Silence won’t stop the violence

LOCAL police are urging victims of domestic violence, or their family and friends, to speak up and report it in the lead-up to White Ribbon  Day this Saturday.

White Ribbon Day is held annually on November 25 and is the international day for the elimination of violence against women.

Barossa Chief Inspector Alby Quinn said this time of year is a reminder that police stand with those impacted by domestic violence.

“White Ribbon Day is a big thing across Australia, and for us it is one of the things that signifies that we are there for the community, and we are there to listen to the community,” he said.

“People shouldn’t be afraid of coming to the police because we are there to support the victims.

“It doesn’t stop here, though, and we would encourage people if they are a victim of domestic violence, or may be friends of victims who  aren’t prepared to report, to speak up on their behalf.”

The White Ribbon Foundation states that in Australia one in four children are exposed to domestic violence, and that it is the principal cause of homelessness for women and children.

“(Domestic violence) often impacts the victim plus the immediate family and/or others that are within that same environment where the domestic violence is occurring,” Chief Inspector Quinn said.

“It can drag families down.”

Chief Inspector Quinn said police are encouraged that various initiatives, such as White Ribbon Day, have helped to change general attitudes of the public, but there is still a way to go.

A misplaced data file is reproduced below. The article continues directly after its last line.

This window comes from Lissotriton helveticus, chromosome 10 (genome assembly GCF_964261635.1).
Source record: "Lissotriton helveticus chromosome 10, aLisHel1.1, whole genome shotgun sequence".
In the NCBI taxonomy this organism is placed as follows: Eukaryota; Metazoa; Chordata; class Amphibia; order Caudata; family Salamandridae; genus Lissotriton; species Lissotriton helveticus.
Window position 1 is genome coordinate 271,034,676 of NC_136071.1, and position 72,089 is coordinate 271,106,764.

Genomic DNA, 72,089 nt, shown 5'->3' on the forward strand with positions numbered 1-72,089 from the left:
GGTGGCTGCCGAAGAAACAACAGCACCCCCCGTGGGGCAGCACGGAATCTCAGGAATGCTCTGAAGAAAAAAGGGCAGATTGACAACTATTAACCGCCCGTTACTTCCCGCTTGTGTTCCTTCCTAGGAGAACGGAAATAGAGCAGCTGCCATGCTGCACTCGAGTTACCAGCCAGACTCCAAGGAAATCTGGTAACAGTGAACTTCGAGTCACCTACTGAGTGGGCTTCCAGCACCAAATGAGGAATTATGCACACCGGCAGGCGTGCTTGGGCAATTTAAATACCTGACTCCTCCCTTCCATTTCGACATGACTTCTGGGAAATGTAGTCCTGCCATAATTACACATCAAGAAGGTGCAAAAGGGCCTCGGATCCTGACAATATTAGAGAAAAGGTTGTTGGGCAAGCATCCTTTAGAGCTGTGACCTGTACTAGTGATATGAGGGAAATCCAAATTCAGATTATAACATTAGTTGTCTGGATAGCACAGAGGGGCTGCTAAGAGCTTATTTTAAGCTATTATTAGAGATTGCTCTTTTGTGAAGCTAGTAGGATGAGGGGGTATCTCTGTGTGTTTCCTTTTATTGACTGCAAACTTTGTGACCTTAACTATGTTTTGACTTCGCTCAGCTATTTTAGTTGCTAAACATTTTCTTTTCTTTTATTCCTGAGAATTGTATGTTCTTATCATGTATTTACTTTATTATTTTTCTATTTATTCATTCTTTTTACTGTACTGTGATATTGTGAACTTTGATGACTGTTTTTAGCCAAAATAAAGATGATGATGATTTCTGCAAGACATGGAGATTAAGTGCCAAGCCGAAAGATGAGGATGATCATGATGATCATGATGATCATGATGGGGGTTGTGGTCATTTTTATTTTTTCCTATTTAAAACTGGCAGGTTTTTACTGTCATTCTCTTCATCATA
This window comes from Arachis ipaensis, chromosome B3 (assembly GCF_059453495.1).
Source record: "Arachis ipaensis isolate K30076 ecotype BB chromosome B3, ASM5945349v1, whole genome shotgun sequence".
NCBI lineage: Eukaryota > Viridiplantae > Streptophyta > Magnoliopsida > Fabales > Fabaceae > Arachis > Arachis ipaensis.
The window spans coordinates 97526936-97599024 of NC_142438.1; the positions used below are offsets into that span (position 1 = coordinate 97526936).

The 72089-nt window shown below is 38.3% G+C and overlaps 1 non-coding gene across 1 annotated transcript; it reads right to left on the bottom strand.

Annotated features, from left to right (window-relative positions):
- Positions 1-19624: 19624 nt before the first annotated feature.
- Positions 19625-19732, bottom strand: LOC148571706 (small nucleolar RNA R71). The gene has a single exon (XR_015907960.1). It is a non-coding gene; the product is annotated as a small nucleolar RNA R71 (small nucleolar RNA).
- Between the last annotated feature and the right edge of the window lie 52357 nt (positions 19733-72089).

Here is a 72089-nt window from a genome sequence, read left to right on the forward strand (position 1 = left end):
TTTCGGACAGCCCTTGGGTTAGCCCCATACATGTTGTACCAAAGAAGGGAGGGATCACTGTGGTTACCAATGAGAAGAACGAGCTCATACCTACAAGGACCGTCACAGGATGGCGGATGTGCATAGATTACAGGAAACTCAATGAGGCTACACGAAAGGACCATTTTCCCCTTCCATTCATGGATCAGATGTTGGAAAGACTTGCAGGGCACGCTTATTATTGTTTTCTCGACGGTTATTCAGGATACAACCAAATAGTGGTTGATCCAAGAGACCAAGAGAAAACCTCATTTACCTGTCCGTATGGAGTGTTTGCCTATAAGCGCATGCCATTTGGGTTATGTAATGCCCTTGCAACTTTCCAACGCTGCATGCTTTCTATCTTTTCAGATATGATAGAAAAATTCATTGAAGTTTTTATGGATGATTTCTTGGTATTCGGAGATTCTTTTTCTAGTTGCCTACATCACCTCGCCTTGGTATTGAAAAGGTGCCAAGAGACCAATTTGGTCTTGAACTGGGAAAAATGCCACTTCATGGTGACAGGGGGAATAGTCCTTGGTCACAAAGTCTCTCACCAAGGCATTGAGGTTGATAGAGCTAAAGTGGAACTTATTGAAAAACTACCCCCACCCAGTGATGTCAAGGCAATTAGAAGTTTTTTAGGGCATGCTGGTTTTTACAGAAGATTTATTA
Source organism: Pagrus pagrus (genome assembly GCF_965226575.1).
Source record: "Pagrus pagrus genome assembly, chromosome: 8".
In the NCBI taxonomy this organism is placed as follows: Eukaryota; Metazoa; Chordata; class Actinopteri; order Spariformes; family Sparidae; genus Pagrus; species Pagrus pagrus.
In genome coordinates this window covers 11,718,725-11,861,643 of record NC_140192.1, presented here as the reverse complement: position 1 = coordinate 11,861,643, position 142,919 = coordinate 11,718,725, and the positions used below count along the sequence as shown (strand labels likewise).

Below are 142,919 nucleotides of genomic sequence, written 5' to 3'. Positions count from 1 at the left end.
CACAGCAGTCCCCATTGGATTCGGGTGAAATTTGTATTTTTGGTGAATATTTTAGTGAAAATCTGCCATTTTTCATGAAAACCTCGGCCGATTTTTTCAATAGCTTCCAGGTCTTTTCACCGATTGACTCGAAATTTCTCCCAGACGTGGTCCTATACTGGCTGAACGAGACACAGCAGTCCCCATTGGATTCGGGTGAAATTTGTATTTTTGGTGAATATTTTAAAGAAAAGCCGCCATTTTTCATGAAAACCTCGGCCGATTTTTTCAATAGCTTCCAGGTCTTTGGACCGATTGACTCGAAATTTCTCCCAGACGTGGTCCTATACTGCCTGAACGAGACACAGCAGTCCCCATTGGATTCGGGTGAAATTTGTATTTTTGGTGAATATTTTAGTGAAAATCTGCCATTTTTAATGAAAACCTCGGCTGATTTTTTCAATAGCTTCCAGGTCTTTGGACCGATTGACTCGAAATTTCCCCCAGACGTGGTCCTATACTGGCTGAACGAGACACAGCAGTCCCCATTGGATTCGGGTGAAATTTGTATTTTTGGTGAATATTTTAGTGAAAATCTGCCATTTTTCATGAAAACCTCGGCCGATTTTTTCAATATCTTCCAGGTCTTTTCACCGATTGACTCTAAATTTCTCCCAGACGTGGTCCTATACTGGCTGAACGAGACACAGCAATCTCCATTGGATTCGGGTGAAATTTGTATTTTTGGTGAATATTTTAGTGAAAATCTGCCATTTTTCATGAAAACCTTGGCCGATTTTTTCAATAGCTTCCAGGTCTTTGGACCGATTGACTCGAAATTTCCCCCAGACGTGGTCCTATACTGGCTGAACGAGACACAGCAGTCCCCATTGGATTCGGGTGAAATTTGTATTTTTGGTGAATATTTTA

“Society’s mindset is starting to change and people are saying ‘we don’t tolerate domestic violence’,” he said.

“From a police perspective, we are very proactive in investigating instances of domestic violence, so we make sure that the victim and any other impacted people, such as children of the relationships, are protected adequately.

“It is really good, and encouraging, that people are now more willing to speak up and say ‘I have been a victim’.

“It means we can actually take steps to protect them, and deal with the perpetrators, or offenders.”

For more information on the day, visit

To find out how to report domestic violence, visit


Growing up in Roseworthy and attending Kapunda High School, Laura joins The Bunyip in June, 2016 whilst completing the final year of a double degree in Journalism and International Relations at University of SA. This is Laura's first role as a Journalist following a stint at Gawler Council in the Communications Department. She will cover the news in the Playford and Mallala council regions. Outside of work, Laura enjoys anything health and well-being related, and can be regularly seen shopping for fresh, healthy produce at local markets.

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